Knowledge at the frontier: DeGrussa copper mine
Stepping off the coach that ferries people from the DeGrussa copper mine airport to a village designed for workers and visitors, you’re met with a dry illustration of what it’s like keeping people entertained at the frontier of civilisation – the first building you see is marked ‘GOLF SIMULATOR’.
The challenges of maintaining reliable electricity at the DeGrussa copper mine, a remote mine 900km from Perth, offer a small-scale analogue of those facing the larger electricity network in Australia. A simulator of sorts, themselves.
The recent integration of new renewable energy technology at the DeGrussa copper mine site provides an exciting glimpse into how these challenges can be managed. But perhaps just as importantly, in line with ARENA’s knowledge sharing mandate, the project serves as a model for the mining industry and for people who are looking to invest in, build and operate renewable energy in Australia.
On Tuesday June 27, ARENA joined with mine owners Sandfire Resources, project owners neoen and developers/operators juwi Renewable Energy to arrange a site visit for mining industry leaders. The day was dedicated to sharing what happens at the leading edge of renewable energy development.
The harsh conditions and high demands of DeGrussa only add to the unforgiving stress test of this new, innovative combination of generation technologies.
More than 34,000 solar PV panels (clamped to a single-axis motorised rod that tracks the movement of the sun) over 20 hectares and a 6 megawatt (1.8 megawatt hours) lithium-ion battery storage facility help supply the round the clock mining operation and village, reducing the site’s reliance on the existing diesel generators by up to 20 per cent.
How does the DeGrussa copper mine battery system work?
The DeGrussa copper mine is at the frontier of high renewable energy fractions in an isolated system that must meet industrial and residential requirements. Conversation during the site visit regularly gravitated towards to a key focus point – the complex interplay between the three technologies.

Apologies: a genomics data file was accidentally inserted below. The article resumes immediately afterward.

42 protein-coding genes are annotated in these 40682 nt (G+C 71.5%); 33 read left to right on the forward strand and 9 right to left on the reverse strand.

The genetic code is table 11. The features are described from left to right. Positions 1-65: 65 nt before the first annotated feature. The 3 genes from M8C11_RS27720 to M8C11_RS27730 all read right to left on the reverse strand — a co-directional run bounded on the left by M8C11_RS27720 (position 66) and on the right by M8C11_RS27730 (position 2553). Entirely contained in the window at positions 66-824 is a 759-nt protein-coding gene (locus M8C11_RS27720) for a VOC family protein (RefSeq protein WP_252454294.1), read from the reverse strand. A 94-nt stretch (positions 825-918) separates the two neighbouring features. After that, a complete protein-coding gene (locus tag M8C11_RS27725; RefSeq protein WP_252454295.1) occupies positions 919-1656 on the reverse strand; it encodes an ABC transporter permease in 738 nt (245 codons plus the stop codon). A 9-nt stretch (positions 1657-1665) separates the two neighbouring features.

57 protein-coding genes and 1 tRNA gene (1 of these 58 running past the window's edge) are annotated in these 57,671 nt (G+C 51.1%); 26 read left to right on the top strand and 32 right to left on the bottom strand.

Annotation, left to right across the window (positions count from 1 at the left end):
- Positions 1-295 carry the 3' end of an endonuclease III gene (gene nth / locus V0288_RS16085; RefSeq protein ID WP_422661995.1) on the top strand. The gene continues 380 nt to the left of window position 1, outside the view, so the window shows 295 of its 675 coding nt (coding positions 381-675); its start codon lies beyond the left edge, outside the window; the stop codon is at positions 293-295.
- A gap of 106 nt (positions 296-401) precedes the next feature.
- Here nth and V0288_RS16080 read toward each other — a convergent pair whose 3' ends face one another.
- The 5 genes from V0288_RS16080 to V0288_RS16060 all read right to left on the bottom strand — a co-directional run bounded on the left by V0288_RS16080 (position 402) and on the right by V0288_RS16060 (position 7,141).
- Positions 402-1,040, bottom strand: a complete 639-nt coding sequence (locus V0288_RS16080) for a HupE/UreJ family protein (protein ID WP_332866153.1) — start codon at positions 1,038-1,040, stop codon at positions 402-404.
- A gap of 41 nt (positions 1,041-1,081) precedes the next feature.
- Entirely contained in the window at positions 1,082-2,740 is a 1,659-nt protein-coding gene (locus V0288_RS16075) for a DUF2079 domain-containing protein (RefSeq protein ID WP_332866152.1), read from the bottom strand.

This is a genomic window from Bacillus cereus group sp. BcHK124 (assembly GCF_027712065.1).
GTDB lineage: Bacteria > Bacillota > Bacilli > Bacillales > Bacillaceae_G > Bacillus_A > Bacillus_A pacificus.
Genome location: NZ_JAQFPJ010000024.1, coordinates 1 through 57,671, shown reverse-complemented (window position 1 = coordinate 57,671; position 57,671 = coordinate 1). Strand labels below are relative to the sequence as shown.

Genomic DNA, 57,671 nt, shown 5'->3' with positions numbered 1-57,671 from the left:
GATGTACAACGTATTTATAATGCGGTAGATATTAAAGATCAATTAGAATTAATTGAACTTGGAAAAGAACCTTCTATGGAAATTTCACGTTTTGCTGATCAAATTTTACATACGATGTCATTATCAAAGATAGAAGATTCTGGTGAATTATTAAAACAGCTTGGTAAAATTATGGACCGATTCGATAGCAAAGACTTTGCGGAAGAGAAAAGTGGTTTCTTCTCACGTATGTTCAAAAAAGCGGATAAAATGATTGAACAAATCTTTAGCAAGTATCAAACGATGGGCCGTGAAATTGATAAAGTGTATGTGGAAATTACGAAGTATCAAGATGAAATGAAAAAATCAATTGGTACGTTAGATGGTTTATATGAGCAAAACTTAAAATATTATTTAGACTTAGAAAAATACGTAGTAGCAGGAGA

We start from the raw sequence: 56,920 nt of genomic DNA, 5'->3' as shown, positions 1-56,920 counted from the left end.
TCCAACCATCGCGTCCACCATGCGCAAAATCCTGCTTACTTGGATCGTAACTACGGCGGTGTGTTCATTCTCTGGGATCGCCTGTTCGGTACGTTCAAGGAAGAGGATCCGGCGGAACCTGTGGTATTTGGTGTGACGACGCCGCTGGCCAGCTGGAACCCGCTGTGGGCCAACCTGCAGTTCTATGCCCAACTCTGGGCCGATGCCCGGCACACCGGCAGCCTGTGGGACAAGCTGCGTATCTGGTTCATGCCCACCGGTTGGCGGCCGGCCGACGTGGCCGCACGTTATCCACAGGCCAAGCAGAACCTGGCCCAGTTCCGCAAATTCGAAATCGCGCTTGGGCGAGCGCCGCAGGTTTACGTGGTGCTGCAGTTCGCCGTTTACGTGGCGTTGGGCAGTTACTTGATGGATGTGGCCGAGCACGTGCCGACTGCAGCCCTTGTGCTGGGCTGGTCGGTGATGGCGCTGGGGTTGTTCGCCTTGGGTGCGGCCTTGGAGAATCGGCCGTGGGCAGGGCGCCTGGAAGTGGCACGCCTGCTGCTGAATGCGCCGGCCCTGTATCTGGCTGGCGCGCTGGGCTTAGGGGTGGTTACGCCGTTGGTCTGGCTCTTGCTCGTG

Juwi’s presentation included one such example, an illustration of how the battery system is used to smooth the output of the solar system during a cloud event:
At night, the battery system provides “auxiliary services” to the DeGrussa grid, including frequency control, power factor correction and spinning reserve – tools that ensure the balance between supply and demand is kept within a tight band of stability and system security.
Regulating harmony between three very different technologies supplying power to a huge mining operation is a data-heavy process requiring monitoring and optimisation. A centralised ‘brain’ controls the very discrete and unique ‘organs’ of the DeGrussa grid, storing more than 250 metrics on performance in the system.
It’s information that’s highly valuable to other mining operations considering similar installations and ARENA is working with the proponents to make this information available over time.
Questions about the DeGrussa copper mine
The technical nuances of managing such a complex project are well suited to ARENA’s unique role facilitating knowledge sharing among stakeholders. As attendees stood among the rows of panels, walked through the guts of the battery system and inverters, or took part in the scheduled Q&A session, the questions kept coming.
‘How does the control scheme for spinning reserve work?’
‘What’s the lifespan of the battery system?’
‘Does a tracking solar system perform better than a fixed system with more panels?’
From the moment the group boarded the plane to the moment they disembarked in Perth, the conversations didn’t stop – every plane and bus trip featured the loud murmur of conversations happening in unison.
Knowledge sharing is a core part of ARENA’s mandate, and this site visit was an attempt to go about it more creatively, for ARENA itself to act as a valuable conduit for networking and information transfer.
The operational details of integrating high renewable energy fractions into an isolated grid are vital to those considering investing in exciting new projects, as was clear from the conversations springing to life during every moment of the visit.
The visitors also heard from the project’s developers, who professed a distinct sense of ownership and pride about their work on what is the world’s largest combined solar and battery system on an isolated mine.
“These are my babies,” one of the developers said.
The visit made clear that a more intangible gain exists beyond the purely operational benefits of solar and battery integration. Employees, visitors and owners can feel real pride in experiencing the leading edge of the coming together of two industries that historically have sat at the opposite ends of an ideological continuum.
ARENA’s knowledge sharing efforts bring people with real-world experience together with those who are keen to soak up the wealth of information gleaned at the frontier of innovative renewable energy. The site visit was a new attempt to forge those connections by exposing industry leaders to a project in situ. It was only made possible thanks to the cooperation of Sandfire Resources, neoen and juwi, who were instrumental in making the visit such a resounding success.
This article was originally written by Ketan Joshi.